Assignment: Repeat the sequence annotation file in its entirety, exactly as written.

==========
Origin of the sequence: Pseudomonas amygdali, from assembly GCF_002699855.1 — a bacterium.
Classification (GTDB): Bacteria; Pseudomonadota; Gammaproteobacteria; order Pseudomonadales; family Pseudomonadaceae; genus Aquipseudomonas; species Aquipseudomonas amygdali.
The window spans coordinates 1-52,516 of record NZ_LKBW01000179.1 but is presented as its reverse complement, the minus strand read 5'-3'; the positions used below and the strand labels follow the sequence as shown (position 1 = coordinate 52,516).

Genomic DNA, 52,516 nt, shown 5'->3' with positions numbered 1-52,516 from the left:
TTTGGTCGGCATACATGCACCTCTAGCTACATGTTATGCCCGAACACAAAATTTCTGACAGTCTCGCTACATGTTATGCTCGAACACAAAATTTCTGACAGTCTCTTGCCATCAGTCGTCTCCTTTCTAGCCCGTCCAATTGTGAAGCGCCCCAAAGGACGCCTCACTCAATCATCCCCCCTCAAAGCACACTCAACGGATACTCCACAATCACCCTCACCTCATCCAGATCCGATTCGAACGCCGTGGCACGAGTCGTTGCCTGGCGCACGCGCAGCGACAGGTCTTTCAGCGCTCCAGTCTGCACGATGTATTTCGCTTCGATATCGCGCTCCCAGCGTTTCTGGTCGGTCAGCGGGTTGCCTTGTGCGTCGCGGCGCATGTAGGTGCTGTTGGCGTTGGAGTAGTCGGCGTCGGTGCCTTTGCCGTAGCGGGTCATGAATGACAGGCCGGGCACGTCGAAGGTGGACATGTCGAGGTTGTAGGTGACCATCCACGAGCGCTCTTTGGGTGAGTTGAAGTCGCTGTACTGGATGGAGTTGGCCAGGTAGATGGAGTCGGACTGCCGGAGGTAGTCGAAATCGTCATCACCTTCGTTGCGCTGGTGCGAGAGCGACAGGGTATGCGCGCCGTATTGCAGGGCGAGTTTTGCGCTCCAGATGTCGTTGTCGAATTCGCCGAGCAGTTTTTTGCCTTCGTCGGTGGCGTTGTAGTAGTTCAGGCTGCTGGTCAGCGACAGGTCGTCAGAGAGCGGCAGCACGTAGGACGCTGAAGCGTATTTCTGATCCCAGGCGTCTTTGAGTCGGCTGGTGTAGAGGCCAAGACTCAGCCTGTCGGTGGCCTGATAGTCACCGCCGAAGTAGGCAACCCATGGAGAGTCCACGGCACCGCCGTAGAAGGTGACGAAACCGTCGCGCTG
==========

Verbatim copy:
Origin of the sequence: Pseudomonas amygdali, from assembly GCF_002699855.1 — a bacterium.
Classification (GTDB): Bacteria; Pseudomonadota; Gammaproteobacteria; order Pseudomonadales; family Pseudomonadaceae; genus Aquipseudomonas; species Aquipseudomonas amygdali.
The window spans coordinates 1-52,516 of record NZ_LKBW01000179.1 but is presented as its reverse complement, the minus strand read 5'-3'; the positions used below and the strand labels follow the sequence as shown (position 1 = coordinate 52,516).

Genomic DNA, 52,516 nt, shown 5'->3' with positions numbered 1-52,516 from the left:
TTTGGTCGGCATACATGCACCTCTAGCTACATGTTATGCCCGAACACAAAATTTCTGACAGTCTCGCTACATGTTATGCTCGAACACAAAATTTCTGACAGTCTCTTGCCATCAGTCGTCTCCTTTCTAGCCCGTCCAATTGTGAAGCGCCCCAAAGGACGCCTCACTCAATCATCCCCCCTCAAAGCACACTCAACGGATACTCCACAATCACCCTCACCTCATCCAGATCCGATTCGAACGCCGTGGCACGAGTCGTTGCCTGGCGCACGCGCAGCGACAGGTCTTTCAGCGCTCCAGTCTGCACGATGTATTTCGCTTCGATATCGCGCTCCCAGCGTTTCTGGTCGGTCAGCGGGTTGCCTTGTGCGTCGCGGCGCATGTAGGTGCTGTTGGCGTTGGAGTAGTCGGCGTCGGTGCCTTTGCCGTAGCGGGTCATGAATGACAGGCCGGGCACGTCGAAGGTGGACATGTCGAGGTTGTAGGTGACCATCCACGAGCGCTCTTTGGGTGAGTTGAAGTCGCTGTACTGGATGGAGTTGGCCAGGTAGATGGAGTCGGACTGCCGGAGGTAGTCGAAATCGTCATCACCTTCGTTGCGCTGGTGCGAGAGCGACAGGGTATGCGCGCCGTATTGCAGGGCGAGTTTTGCGCTCCAGATGTCGTTGTCGAATTCGCCGAGCAGTTTTTTGCCTTCGTCGGTGGCGTTGTAGTAGTTCAGGCTGCTGGTCAGCGACAGGTCGTCAGAGAGCGGCAGCACGTAGGACGCTGAAGCGTATTTCTGATCCCAGGCGTCTTTGAGTCGGCTGGTGTAGAGGCCAAGACTCAGCCTGTCGGTGGCCTGATAGTCACCGCCGAAGTAGGCAACCCATGGAGAGTCCACGGCACCGCCGTAGAAGGTGACGAAACCGTCGCGCTG